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  • Split Cord Malformation Associated with Severe Scoliosis and Tethered Cord Syndrome in an Adult: Case Report and Literature Review

    Final Number:
    1667

    Authors:
    Kristopher Allen Lyon MD; Joseph Cleveland; David Garrett MD

    Study Design:
    Other

    Subject Category:

    Meeting: Congress of Neurological Surgeons 2017 Annual Meeting

    Introduction: Split cord malformations (SCMs) are rare congenital abnormalities arising from a primary neurulation defect during embryological development of the spinal cord. SCMs can lead to progressively worsening scoliosis and gait difficulties if left untreated. Traditionally, SCMs have been classified into two categories determined by the presence of a dural sac around each hemi-cord separated by a rigid septum (Type 1) or a single dural sac surrounding both hemi-cords separated by non-rigid tissues (Type 2). This case is the only known example of a SCM with a single dural sheath, separated by a bony spicule in an adult.

    Methods: We reviewed the clinical data and imaging from the index case and conducted a systematic review of the medical literature using PUBMED and multiple combinations of keywords. Associated signs among patients with SCMs were researched. Classification systems to accurately describe patients sharing characteristics of both Type 1 and 2 SCMs were explored.

    Results: The most inclusive classification system of SCMs found by our methods divides Type 1 SCMs into four categories based on the presence of a dividing bony spur and the location of the duplicated spinal cord in relation to it. Given this classification system, our patient can be classified as Type 1b SCM, making him the only known adult to have this pathology. The most common sign associated with SCMs is hypertrichosis in up to 79% of patients. Furthermore, up to 31% of patients with scoliosis also have intraspinal abnormalities, with approximately 14% of these patients exhibiting a SCM.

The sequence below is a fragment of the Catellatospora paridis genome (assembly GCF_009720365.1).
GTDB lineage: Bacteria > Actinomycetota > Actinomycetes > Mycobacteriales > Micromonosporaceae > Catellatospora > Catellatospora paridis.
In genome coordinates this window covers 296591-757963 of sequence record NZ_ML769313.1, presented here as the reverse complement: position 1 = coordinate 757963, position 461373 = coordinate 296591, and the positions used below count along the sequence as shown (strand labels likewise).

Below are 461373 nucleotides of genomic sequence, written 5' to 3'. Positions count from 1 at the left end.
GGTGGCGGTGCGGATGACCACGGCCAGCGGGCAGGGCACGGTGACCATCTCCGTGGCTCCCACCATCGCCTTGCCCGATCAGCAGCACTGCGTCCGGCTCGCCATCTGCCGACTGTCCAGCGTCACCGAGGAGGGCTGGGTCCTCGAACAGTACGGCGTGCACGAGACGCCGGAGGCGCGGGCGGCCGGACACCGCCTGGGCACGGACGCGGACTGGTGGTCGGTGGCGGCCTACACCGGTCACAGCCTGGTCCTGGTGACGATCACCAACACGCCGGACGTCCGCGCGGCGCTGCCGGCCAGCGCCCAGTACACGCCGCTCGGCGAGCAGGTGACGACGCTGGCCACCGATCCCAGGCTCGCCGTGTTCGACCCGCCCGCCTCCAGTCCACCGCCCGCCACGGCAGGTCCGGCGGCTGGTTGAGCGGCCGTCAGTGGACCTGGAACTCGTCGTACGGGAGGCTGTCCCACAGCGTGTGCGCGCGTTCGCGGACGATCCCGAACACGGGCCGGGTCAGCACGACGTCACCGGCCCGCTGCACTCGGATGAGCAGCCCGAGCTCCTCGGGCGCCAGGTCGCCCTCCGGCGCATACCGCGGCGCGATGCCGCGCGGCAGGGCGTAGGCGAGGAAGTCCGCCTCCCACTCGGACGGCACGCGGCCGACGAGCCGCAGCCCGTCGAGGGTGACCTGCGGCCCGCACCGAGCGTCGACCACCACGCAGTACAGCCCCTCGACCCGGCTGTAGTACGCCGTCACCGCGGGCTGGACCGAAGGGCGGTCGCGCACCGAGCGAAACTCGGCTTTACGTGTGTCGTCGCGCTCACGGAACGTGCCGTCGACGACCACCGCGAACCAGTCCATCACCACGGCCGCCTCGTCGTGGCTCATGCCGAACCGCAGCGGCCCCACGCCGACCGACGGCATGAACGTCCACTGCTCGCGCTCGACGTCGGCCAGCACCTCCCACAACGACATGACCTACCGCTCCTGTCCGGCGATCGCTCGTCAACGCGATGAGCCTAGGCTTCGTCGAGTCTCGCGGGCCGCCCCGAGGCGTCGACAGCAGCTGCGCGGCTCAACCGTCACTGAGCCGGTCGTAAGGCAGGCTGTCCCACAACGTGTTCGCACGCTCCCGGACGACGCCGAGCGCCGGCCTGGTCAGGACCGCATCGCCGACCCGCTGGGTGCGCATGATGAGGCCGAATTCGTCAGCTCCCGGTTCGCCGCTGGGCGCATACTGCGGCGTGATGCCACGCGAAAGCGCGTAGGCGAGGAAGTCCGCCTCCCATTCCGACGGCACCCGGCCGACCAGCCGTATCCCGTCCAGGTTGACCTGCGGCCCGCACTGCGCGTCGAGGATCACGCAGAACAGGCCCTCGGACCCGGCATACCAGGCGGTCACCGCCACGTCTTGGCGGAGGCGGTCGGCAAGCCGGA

Conclusions: As illustrated in the literature and our patient, prophylactic laminectomy to remove the septum causing a SCM could have prevented or minimized resultant scoliosis and neurologic sequelae. Given these findings, screening for SCM is recommended when congenital scoliosis or hypertrichosis is discovered in young patients.

    Patient Care: Having a knowledge of common associations found with Split Cord Malformations allows practitioners to more effectively screen patients for intra-spinal abnormalities. If a split cord malformation is found, prompt surgical treatment can help prevent resulting neurologic sequelae.

    Learning Objectives: 1. Consider screening for a split cord malformation when patients present with scoliosis or other associated signs such as hypertrichosis. 2. Identify different types of split cord malformations based on imaging and intra-operative findings. 3. Describe the potential long term sequelae of untreated split cord malformations.

    References:

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